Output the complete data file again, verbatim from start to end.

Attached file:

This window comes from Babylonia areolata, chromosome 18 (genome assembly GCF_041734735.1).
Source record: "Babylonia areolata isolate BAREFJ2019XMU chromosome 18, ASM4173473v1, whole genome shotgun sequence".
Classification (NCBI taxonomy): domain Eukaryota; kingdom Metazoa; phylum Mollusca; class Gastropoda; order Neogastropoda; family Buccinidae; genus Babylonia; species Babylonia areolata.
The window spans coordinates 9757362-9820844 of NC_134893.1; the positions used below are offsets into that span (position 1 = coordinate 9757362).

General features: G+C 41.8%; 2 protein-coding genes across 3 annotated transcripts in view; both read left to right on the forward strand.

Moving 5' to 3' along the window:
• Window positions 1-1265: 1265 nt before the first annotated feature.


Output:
This window comes from Babylonia areolata, chromosome 18 (genome assembly GCF_041734735.1).
Source record: "Babylonia areolata isolate BAREFJ2019XMU chromosome 18, ASM4173473v1, whole genome shotgun sequence".
Classification (NCBI taxonomy): domain Eukaryota; kingdom Metazoa; phylum Mollusca; class Gastropoda; order Neogastropoda; family Buccinidae; genus Babylonia; species Babylonia areolata.
The window spans coordinates 9757362-9820844 of NC_134893.1; the positions used below are offsets into that span (position 1 = coordinate 9757362).

General features: G+C 41.8%; 2 protein-coding genes across 3 annotated transcripts in view; both read left to right on the forward strand.

Moving 5' to 3' along the window:
• Window positions 1-1265: 1265 nt before the first annotated feature.